Shifting the load of preventive maintenance (PM) to no longer be carried by your technicians alone means you can complete more preventive maintenance. As technicians are often busy with more critical or urgent maintenance work, preventive maintenance can slip through the cracks. Allowing your operators to take on simple PMs ensures that they get done. Also, the time it saves your technicians can be put towards reducing backlog or handling other higher-level equipment issues.

Improve Cleaning and Lubrication

When your technicians focus on major repairs it is possible to miss or speed through the detail work. For that reason, cleaning and lubrication tasks are simple, detailed work that you can assign to operators instead.

Reduce Labor Expense

Depending on your industry, how many locations you have, and whether you dispatch equipment for field services, you may have maintenance technicians spending time traveling. In many cases, this puts production on hold while waiting for the technician to arrive. So, you have a downtime cost plus the cost for your technician to spend time and resources traveling.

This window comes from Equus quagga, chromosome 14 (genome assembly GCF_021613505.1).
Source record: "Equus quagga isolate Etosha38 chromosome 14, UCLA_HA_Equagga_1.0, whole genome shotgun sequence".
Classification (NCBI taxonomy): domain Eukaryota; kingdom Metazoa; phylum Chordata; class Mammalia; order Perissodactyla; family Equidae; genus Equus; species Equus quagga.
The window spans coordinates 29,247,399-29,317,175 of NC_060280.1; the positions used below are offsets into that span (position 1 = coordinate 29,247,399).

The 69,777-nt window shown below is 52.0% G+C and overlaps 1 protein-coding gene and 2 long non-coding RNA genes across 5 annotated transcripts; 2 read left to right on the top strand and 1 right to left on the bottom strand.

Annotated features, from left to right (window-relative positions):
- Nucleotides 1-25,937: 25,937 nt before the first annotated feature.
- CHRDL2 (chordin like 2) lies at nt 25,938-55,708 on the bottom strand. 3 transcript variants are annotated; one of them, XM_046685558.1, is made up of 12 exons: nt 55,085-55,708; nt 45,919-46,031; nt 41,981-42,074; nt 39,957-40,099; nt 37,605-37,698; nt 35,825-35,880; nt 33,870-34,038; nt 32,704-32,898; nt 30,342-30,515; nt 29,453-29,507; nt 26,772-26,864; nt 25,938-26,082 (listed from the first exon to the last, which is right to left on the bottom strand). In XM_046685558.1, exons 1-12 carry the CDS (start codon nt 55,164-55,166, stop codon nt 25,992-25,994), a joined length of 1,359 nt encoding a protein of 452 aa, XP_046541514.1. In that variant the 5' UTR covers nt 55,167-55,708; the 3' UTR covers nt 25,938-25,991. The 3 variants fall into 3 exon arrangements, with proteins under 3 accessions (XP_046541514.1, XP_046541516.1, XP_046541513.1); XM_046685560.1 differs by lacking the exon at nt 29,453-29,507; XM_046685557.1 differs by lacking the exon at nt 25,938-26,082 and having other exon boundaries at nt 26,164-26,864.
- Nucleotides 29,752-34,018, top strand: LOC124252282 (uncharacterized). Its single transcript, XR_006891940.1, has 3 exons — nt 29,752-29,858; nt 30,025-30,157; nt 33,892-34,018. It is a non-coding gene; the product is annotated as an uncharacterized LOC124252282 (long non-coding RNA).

For example, one Redlist user dispatches cranes to various job sites. They were experiencing recurring boom repairs caused by a lack of lubrication that cost around $500,000 per year in downtime and repairs. If a crane needed lubrication, the job would have to be put on hold while a maintenance technician traveled to the job site. Using Redlist’s Enterprise Asset Management (EAM) software, the company created a process of autonomous maintenance. Now, crane operators know what to look for in their pre-op inspection to prevent the boom failure, and they can even perform the lubrication task themselves. Read more about their experience and $500,000 savings in their case study.

Improve Equipment Knowledge and Operation